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26464 - Richardson v. State

THE STATE OF SOUTH CAROLINA
In The Supreme Court

Ernest E. Richardson, Petitioner,

v.

State of South Carolina, Respondent.


Appeal From Oconee County

 Alexander S. Macaulay, Circuit Court Judge


Opinion No. 26464

Submitted March 19, 2008 - Filed March 24, 2008  


AFFIRMED


Deputy Chief Appellate Defender Wanda H. Carter, of the South Carolina Commission on Indigent Defense, Division of Appellate Defense, of Columbia, for Petitioner.

Attorney General Henry Dargan McMaster, Chief Deputy Attorney General John W. McIntosh, Assistant Deputy Attorney General Salley W. Elliott, and Assistant Attorney General Daniel E. Grigg, all of the Office of the Attorney General, of Columbia, for Respondent.


PER CURIAM:   Counsel for petitioner has filed a petition for a writ of certiorari, pursuant to Johnson v. State, 294 S.C. 310, 364 S.E.2d 201 (1988), from the denial, after a hearing, of petitioner’s application for post-conviction relief (PCR).  Petitioner has filed a pro se response.

We grant the petition for a writ of certiorari on the issue of the PCR judge’s refusal to relieve PCR counsel,[1] dispense with the requirements of a merits petition and brief, and affirm the denial of petitioner’s PCR application.  However, we take this opportunity to address the recurring problem of PCR applicants seeking repeatedly, and without sufficient cause, to have their appointed counsel relieved.[2]  In the case at hand, although the exact number of these motions is unclear, at least nine motions to relieve PCR counsel or to be relieved as PCR counsel were made, and many of those motions were granted.  Such tactics constitute an abuse of the judicial process, resulting in significant delays,[3] and should not be tolerated, much less acquiesced in, by judges presiding over PCR matters.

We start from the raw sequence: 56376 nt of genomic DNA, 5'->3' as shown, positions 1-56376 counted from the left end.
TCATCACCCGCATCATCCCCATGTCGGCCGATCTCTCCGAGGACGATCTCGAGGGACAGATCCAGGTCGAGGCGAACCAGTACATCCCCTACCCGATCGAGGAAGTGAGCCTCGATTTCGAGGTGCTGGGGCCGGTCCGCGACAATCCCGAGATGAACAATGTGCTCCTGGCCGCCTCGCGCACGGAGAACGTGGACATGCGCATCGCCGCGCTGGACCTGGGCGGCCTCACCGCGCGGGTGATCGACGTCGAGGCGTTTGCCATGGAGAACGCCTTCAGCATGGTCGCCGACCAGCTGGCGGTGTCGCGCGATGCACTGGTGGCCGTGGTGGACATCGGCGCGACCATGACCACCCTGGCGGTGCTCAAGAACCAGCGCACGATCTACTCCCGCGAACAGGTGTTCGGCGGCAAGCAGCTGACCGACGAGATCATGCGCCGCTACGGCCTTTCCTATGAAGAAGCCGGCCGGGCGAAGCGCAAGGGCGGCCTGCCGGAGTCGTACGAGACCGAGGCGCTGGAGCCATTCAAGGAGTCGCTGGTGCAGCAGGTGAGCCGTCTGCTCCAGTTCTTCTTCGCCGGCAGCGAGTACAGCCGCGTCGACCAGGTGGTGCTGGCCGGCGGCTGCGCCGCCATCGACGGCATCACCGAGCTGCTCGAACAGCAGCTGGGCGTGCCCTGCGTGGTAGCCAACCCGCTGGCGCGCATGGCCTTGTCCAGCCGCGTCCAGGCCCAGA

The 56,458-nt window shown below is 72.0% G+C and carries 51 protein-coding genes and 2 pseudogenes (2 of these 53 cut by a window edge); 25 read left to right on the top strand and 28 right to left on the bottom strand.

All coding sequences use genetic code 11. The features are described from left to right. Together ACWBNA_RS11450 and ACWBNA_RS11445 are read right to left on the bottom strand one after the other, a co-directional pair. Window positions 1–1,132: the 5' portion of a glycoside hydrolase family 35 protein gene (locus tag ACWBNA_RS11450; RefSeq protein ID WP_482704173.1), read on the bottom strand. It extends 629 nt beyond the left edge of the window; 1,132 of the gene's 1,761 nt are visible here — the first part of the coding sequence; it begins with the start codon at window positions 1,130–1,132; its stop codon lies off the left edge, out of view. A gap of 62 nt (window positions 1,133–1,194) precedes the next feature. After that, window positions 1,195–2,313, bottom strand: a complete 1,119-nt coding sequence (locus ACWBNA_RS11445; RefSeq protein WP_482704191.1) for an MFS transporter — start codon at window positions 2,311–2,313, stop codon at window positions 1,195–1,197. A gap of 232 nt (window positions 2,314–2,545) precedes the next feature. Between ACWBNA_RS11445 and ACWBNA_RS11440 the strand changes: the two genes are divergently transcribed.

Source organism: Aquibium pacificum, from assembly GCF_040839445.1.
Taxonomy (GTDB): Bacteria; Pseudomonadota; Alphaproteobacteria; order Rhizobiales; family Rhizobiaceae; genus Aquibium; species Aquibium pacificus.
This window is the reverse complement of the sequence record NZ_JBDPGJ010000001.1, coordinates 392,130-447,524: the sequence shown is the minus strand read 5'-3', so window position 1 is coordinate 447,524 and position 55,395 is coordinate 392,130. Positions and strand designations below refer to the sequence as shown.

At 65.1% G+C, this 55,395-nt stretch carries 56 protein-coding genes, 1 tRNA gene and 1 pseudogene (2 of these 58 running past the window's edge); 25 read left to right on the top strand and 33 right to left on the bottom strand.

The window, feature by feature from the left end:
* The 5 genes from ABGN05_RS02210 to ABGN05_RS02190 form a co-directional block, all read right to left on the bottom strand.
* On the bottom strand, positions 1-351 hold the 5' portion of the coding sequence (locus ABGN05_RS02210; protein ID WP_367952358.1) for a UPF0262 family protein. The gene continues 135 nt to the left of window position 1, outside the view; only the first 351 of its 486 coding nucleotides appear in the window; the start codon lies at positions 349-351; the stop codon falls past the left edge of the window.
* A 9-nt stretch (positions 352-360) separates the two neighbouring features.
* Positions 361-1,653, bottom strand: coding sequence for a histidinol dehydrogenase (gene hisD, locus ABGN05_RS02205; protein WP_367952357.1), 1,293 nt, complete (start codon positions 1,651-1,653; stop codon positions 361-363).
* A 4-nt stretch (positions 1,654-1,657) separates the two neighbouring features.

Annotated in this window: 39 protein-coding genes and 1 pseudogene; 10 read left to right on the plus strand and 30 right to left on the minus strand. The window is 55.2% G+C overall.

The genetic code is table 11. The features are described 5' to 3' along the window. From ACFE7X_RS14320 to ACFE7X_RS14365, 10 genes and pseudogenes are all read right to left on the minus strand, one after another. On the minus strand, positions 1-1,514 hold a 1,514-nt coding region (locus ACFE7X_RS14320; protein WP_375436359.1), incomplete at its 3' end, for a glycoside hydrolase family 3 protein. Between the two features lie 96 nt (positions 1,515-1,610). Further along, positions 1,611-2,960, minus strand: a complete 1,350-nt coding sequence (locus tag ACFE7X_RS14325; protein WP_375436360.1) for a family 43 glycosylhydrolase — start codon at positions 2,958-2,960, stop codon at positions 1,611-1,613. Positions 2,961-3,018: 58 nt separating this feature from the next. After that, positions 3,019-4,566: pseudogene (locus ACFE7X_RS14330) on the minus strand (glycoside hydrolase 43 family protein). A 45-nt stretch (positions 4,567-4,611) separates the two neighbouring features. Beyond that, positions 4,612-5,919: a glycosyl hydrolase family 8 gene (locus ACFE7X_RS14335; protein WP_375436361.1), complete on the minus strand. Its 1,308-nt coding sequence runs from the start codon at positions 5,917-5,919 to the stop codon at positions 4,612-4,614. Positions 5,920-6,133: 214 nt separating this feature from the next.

While there is no constitutional obligation to appoint counsel in a PCR matter, in South Carolina, if a PCR application presents questions of law or fact requiring a hearing, and the applicant is indigent, state law provides that counsel must be appointed or a knowing, intelligent waiver of the right to counsel must be obtained.  S.C. Code Ann. § 17-27-60 (2003); Rule 71.1(d), SCRCP; Whitehead v. State, 310 S.C. 532, 426 S.E.2d 315 (1992); see also Gary v. State, 347 S.C. 627, 557 S.E.2d 662 (2001)(Counsel should be appointed when the State moves for dismissal on the ground the application was not timely filed where the applicant raises an issue of material fact regarding the applicability of the one-year statute of limitation.).  However, a PCR applicant is not entitled to appointed counsel of choice.  While an applicant may have the right to reject or discharge court-appointed counsel and proceed pro se or retain his own counsel, he does not have the right, without a showing of satisfactory cause to refuse or dismiss the counsel appointed and have other counsel appointed.  State v. Jones, 270 S.C. 587, 243 S.E.2d 461 (1978).